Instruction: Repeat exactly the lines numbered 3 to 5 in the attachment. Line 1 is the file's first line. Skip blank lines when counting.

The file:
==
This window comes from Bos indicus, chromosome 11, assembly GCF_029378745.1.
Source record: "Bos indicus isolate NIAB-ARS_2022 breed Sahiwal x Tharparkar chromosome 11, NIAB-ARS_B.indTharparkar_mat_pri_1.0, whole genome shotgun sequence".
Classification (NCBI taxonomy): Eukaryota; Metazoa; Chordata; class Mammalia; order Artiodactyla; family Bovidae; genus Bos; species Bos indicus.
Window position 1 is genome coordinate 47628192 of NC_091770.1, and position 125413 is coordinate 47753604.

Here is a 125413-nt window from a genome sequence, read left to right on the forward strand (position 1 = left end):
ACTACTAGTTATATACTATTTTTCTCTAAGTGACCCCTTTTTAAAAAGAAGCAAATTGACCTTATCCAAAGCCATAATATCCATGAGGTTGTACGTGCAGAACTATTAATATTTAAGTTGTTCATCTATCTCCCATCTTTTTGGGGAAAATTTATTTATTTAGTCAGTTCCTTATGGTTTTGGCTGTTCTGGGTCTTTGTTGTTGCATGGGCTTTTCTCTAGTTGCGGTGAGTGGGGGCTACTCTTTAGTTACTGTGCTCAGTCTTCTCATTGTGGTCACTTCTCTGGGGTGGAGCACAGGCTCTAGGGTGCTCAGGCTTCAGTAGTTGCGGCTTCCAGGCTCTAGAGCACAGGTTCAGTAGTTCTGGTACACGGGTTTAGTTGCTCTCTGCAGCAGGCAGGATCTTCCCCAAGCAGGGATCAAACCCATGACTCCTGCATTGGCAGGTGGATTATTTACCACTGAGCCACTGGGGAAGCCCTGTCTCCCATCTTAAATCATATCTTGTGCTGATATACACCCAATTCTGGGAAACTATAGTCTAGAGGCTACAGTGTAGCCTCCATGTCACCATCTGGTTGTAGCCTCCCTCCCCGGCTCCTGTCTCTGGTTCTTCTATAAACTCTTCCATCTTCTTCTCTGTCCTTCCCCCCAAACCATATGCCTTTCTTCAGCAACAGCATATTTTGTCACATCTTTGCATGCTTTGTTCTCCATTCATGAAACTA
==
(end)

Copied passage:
Classification (NCBI taxonomy): Eukaryota; Metazoa; Chordata; class Mammalia; order Artiodactyla; family Bovidae; genus Bos; species Bos indicus.
Window position 1 is genome coordinate 47628192 of NC_091770.1, and position 125413 is coordinate 47753604.

Here is a 125413-nt window from a genome sequence, read left to right on the forward strand (position 1 = left end):